We get out and walk along a ridgeline, through mud. I fall behind, listening to the soft pat of rain on fallen leaves. I stand still in a sea of trees; the earth seems full of sorrow. We reach a deep gash, where a swath of trees has been cut and dragged off the slope. The trunk of a tree left standing is ripped and shredded on one side. Then, at the end of the ridge, we look down into a valley of orange-red mud.

“One of the biggest landslides I’ve seen,” says Chris.

We stand and take it in: the ridge above the valley and the ridge on the other side of us have been cleared of trees. Clearcutting is the first step of removing a mountain for its coal. Landslides like this are the first of a series of unravelings that result.

“This is the kind of habitat fragmentation that’s threatening to send migratory songbirds into extinction,” says Grant, looking out.

We turn around and walk back, then we head down the mountain. At a small creek, Grant stops to take a conductivity reading, which the EPA uses as a general measure of stream health. Since it is based on geology, conductivity is used as a benchmark for a specific region. For most parts of Appalachia, the EPA has determined that substantial aquatic life impacts occur as conductivity exceeds 300 microsiemens (µS) per centimeter, and that conductivity exceeding 500 µS/cm suggests impairment. Grant’s reading on the creek is 1,100 µS/cm.

Below, the New River, which cuts through the middle of the petition area, is swelling fast. We arrive at a bend in the river and walk out across the sandy bank. The rain is cold, the water brown. In dark arcs along the bank are black chunks and bits of coal that have washed down from the mines above. At another stream we cross, the water runs rust, the color of acid mine drainage caused by the oxidation of iron pyrite, fool’s gold. Chris tells me that the Southern Appalachians are “the Saudi Arabia of water.” He is outraged that we are destroying our highland watersheds for a few minutes of power. In these streams is the greatest diversity of freshwater fish and mollusks found anywhere in the nation. Thirty-one species of mussels have been found here, of which seven are endangered, including the Cumberland elktoe, Cumberlandian combshell, Cumberland bean, and littlewing pearly. Fish like the threatened blackside dace, Phoxinus cumberlandensis, thrive within this watershed. These are the things that can be saved.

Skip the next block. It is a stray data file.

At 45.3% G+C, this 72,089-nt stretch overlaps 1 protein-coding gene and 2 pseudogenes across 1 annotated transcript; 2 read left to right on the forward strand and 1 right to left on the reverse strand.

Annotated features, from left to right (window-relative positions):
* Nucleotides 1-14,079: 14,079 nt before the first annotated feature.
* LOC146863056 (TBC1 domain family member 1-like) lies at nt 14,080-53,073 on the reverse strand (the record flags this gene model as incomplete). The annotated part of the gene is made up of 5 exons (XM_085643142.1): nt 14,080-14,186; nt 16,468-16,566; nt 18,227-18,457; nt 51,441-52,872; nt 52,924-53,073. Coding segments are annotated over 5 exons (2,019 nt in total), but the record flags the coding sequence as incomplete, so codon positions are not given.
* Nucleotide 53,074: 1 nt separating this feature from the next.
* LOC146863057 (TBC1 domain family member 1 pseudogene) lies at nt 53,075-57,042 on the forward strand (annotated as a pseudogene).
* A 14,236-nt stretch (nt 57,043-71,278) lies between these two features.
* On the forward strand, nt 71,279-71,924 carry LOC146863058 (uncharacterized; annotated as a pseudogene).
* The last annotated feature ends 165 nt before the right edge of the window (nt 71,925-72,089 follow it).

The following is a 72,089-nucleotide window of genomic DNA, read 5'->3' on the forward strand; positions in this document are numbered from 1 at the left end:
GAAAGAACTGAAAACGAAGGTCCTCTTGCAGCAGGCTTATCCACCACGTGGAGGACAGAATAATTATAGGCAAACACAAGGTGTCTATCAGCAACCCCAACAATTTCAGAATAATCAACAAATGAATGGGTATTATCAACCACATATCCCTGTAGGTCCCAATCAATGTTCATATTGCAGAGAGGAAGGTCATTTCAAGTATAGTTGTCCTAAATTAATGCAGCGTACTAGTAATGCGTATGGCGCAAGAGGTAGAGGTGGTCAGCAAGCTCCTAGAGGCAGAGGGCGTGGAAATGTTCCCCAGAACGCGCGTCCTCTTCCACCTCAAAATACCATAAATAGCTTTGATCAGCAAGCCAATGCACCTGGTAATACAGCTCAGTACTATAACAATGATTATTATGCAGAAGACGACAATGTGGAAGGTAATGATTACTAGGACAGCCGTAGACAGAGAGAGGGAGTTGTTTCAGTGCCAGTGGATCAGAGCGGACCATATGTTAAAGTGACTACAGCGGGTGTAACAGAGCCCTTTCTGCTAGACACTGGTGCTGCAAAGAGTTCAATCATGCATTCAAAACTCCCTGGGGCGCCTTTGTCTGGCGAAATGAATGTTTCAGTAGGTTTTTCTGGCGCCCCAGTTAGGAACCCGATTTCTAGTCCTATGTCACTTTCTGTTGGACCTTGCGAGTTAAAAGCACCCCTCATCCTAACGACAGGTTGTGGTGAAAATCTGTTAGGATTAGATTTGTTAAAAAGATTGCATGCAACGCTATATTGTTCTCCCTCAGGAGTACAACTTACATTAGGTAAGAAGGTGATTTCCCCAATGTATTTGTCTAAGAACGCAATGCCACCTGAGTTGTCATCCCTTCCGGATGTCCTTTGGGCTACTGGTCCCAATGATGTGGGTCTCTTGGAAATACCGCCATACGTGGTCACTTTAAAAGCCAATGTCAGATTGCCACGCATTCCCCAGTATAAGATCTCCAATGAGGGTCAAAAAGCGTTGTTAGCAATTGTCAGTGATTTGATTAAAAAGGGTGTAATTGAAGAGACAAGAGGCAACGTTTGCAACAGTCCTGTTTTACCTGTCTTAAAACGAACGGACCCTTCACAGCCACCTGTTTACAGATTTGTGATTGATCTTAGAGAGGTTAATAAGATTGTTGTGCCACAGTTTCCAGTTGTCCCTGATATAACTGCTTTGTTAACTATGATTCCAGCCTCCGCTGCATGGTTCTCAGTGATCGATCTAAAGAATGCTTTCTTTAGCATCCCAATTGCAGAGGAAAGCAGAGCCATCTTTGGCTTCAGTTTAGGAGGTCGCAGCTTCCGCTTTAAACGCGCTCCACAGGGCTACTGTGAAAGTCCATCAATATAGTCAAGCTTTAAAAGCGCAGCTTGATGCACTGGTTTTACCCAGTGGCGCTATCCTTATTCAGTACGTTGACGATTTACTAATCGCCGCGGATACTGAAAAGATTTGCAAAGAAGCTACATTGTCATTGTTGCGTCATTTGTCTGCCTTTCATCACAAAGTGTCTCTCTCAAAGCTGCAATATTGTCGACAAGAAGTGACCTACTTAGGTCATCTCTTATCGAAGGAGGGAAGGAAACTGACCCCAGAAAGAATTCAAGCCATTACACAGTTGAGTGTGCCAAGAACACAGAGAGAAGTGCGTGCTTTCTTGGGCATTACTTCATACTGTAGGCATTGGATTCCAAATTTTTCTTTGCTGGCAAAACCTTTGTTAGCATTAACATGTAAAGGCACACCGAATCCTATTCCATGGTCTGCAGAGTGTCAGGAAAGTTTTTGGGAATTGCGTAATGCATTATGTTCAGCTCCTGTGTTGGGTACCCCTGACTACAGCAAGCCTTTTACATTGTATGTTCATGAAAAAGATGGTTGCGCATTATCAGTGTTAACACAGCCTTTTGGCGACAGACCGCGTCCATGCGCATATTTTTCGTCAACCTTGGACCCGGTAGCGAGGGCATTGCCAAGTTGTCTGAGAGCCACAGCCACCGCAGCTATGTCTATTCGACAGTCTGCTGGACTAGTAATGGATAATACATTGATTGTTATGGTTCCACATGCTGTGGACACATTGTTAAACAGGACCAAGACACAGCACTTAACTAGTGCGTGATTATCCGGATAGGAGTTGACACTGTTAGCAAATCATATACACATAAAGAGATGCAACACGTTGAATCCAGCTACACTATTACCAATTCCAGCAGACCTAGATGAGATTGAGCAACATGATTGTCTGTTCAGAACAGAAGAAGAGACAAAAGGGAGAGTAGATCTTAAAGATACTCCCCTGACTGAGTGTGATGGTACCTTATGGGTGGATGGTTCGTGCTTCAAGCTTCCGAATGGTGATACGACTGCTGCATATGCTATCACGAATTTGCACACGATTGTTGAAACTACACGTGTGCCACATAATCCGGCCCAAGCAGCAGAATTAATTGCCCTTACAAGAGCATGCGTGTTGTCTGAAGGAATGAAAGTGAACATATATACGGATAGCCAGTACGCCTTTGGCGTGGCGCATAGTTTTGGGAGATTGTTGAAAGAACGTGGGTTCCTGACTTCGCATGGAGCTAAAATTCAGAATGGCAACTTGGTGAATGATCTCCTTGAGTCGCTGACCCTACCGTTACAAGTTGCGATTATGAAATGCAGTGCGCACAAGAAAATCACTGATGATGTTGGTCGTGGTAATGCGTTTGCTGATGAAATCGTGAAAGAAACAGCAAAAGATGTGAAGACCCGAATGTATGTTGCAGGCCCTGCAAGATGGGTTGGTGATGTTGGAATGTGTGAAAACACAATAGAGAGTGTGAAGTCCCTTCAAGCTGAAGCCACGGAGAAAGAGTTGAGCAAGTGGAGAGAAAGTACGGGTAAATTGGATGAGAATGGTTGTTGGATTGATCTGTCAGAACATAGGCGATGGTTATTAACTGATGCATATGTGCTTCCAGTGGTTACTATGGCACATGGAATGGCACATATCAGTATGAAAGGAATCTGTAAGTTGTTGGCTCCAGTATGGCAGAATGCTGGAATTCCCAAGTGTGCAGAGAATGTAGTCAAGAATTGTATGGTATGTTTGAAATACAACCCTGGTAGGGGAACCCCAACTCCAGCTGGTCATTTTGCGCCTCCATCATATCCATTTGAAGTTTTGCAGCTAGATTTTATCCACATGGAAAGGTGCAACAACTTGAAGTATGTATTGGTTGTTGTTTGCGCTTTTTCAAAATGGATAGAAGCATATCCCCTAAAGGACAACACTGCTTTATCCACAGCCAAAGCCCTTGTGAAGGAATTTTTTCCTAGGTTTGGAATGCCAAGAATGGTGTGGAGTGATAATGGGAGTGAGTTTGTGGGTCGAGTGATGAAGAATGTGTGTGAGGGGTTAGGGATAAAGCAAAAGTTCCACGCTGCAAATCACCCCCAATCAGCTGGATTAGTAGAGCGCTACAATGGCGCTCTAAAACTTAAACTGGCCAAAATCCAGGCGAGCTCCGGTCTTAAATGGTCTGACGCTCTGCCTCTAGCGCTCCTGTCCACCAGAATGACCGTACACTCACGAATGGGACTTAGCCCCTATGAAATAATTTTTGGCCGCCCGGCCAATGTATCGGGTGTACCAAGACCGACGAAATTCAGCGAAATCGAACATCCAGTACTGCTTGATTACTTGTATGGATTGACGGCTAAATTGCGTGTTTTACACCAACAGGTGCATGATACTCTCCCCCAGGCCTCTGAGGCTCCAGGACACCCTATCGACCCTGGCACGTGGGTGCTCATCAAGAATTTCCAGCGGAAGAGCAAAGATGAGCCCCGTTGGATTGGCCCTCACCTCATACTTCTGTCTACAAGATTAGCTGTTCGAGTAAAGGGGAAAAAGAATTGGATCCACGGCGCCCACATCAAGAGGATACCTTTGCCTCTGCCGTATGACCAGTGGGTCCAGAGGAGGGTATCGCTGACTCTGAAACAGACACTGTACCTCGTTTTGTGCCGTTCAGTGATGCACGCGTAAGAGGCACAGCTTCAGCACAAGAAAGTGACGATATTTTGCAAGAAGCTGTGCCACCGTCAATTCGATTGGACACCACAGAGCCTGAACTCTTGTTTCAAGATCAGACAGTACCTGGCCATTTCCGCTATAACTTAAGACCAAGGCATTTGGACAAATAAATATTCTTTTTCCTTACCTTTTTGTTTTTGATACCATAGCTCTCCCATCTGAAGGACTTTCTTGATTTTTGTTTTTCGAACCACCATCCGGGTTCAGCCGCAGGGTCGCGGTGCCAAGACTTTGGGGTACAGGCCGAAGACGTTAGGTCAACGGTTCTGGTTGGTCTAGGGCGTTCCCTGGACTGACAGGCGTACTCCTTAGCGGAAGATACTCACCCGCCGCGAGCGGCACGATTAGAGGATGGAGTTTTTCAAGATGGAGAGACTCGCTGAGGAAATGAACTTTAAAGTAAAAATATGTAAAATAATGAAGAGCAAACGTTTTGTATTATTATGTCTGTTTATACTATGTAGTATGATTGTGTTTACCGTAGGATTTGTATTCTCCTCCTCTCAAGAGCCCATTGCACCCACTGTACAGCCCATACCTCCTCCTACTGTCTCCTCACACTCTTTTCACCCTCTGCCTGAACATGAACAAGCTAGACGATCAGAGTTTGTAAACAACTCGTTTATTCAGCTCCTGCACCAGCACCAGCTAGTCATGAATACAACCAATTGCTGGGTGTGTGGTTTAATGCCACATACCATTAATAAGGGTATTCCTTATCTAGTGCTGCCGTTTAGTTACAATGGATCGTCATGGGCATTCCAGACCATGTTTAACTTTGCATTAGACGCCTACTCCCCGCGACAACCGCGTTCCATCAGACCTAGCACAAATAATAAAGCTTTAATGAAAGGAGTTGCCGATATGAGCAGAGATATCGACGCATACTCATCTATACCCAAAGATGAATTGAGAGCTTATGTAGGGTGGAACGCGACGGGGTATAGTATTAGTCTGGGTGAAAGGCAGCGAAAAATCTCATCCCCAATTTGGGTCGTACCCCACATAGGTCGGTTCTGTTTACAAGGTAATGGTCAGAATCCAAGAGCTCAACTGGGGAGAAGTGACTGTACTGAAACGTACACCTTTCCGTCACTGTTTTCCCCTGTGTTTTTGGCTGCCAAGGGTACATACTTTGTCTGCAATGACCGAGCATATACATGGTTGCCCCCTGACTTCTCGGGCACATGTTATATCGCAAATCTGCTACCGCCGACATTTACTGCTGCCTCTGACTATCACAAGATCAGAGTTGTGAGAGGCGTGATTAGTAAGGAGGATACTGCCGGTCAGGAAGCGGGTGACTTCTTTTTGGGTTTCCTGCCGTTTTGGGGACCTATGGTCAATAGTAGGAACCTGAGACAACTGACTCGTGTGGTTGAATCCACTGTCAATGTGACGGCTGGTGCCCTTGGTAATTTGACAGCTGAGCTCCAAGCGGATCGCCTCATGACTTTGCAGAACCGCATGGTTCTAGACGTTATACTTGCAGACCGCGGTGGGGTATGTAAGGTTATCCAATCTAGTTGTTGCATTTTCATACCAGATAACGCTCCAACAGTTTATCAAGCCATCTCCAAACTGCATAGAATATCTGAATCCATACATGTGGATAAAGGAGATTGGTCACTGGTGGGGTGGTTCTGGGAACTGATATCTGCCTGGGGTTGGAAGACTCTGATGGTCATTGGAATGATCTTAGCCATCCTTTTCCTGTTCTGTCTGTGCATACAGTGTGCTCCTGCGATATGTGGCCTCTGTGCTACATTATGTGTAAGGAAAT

* * * * *

After the Surface Mining Control and Reclamation Act (SMCRA) passed in 1977, the Department of the Interior formed the Office of Surface Mining (OSM) to enforce the Act. By the early 1980s, though, OSM had begun the process of granting regulatory primacy to the states. Tennessee was given primacy but was not able to adequately manage the program, so the state legislature repealed the law and sent the regulatory program back to OSM in 1984. Since then, unlike every other Appalachian state, Tennessee’s mining has been regulated by the OSM. Therefore, unlike any other state in Appalachia, Tennessee is able to petition the federal government to designate certain lands as unsuitable for mining, as allowed by section 522 of the SMCRA.

Unsuitability is a categorization that deems large swaths of land unsuitable for mining, based on five criteria. It is up to the petitioner to submit a petition that “tends to establish” the unsuitability of the area. It is then up to the OSM to analyze the allegations—which includes completing an Environmental Impact Statement (EIS)—in order to determine whether it believes a designation of unsuitability is warranted. Finally, it is up to OSM to pass a decision of whether the unsuitability will be granted, not granted, or partially granted. Currently, the OSM is completing the EIS and is expected to release a draft of its decision sometime next year.

There have been several successful Lands Unsuitable for Mining petitions in Tennessee, beginning with the Rock Creek petition filed by the Bledsoe County chapter of Statewide Organizing for Community eMpowerment (SOCM, formerly called Save Our Cumberland Mountains), which was designated in 1987. The watershed and viewshed of the Fall Creek Falls State Park were designated unsuitable in 2000, a victory that protected the watershed of the highest waterfall in the eastern United States.

Citing mountaintop removal coal mining as its major threat, the Southern Environmental Law Center placed the Cumberland Plateau on its 2011 list of ten most endangered places in the South. The Cumberland is on the precipice, existing in that tenuous place between vibrancy and collapse, between hope and devastation. The mountains have a long history of giving. Everything about them pull at the heart, the exploitation they have endured even as they remain rich with life, with healing plants and migratory songbirds. It seems that with just enough more threads pulled loose, the fragile forest may unravel once and for all. Protecting 500 miles of ridgeline from mining is a good start to saving some of the most biologically diverse temperate forests in the world. It is a good thread for us to hold on to.

* * * * *

I could’ve gone my whole life not knowing of the cerulean warbler. It is tiny, ephemeral, seemingly insignificant. But once I learned of its presence high in the trees, I came to feel that it was keeping the forest intact, that the mountains would not be whole without the cerulean. I learned of how it eats insects, thus protecting the hardwood trees it nests in. I came to feel that its return in spring, coinciding with the emergence of caterpillars and other insects, would be a message of rebirth for the forest. And it’s true: migratory songbirds are indicators of ecosystem health. As their numbers decline, we can assume that the ecosystem’s health is failing.

So now we watch the numbers. We wait for a Lands Unsuitable for Mining designation. And we have a glint, a glimmer of hope that this place may yet be saved, that the cerulean warbler will say, again and again, this is the place